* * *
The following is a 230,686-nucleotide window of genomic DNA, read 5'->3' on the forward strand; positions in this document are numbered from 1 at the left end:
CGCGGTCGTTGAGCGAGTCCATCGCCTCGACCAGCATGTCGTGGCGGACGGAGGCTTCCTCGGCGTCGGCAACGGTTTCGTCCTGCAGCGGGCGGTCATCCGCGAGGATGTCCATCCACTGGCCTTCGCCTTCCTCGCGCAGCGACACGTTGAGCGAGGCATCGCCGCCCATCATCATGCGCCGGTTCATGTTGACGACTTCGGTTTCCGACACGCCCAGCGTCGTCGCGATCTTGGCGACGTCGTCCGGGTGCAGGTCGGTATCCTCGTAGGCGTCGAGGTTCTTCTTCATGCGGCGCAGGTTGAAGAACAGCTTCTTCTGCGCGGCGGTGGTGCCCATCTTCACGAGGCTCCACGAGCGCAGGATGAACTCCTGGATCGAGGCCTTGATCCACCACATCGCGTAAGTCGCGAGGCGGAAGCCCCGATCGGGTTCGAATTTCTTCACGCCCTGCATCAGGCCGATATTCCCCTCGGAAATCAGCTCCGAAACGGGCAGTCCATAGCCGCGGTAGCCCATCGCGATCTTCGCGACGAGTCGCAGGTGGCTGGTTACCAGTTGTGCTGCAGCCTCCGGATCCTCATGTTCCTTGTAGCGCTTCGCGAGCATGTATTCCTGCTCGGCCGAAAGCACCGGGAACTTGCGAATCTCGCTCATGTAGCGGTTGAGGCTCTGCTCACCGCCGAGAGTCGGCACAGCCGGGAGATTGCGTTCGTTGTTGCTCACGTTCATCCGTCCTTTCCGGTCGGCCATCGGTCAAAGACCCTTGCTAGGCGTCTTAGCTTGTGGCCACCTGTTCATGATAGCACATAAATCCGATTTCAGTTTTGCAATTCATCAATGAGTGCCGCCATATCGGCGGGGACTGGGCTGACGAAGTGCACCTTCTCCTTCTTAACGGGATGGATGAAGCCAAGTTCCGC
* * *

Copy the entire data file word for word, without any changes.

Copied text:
The following is a 230,686-nucleotide window of genomic DNA, read 5'->3' on the forward strand; positions in this document are numbered from 1 at the left end:
CGCGGTCGTTGAGCGAGTCCATCGCCTCGACCAGCATGTCGTGGCGGACGGAGGCTTCCTCGGCGTCGGCAACGGTTTCGTCCTGCAGCGGGCGGTCATCCGCGAGGATGTCCATCCACTGGCCTTCGCCTTCCTCGCGCAGCGACACGTTGAGCGAGGCATCGCCGCCCATCATCATGCGCCGGTTCATGTTGACGACTTCGGTTTCCGACACGCCCAGCGTCGTCGCGATCTTGGCGACGTCGTCCGGGTGCAGGTCGGTATCCTCGTAGGCGTCGAGGTTCTTCTTCATGCGGCGCAGGTTGAAGAACAGCTTCTTCTGCGCGGCGGTGGTGCCCATCTTCACGAGGCTCCACGAGCGCAGGATGAACTCCTGGATCGAGGCCTTGATCCACCACATCGCGTAAGTCGCGAGGCGGAAGCCCCGATCGGGTTCGAATTTCTTCACGCCCTGCATCAGGCCGATATTCCCCTCGGAAATCAGCTCCGAAACGGGCAGTCCATAGCCGCGGTAGCCCATCGCGATCTTCGCGACGAGTCGCAGGTGGCTGGTTACCAGTTGTGCTGCAGCCTCCGGATCCTCATGTTCCTTGTAGCGCTTCGCGAGCATGTATTCCTGCTCGGCCGAAAGCACCGGGAACTTGCGAATCTCGCTCATGTAGCGGTTGAGGCTCTGCTCACCGCCGAGAGTCGGCACAGCCGGGAGATTGCGTTCGTTGTTGCTCACGTTCATCCGTCCTTTCCGGTCGGCCATCGGTCAAAGACCCTTGCTAGGCGTCTTAGCTTGTGGCCACCTGTTCATGATAGCACATAAATCCGATTTCAGTTTTGCAATTCATCAATGAGTGCCGCCATATCGGCGGGGACTGGGCTGACGAAGTGCACCTTCTCCTTCTTAACGGGATGGATGAAGCCAAGTTCCGC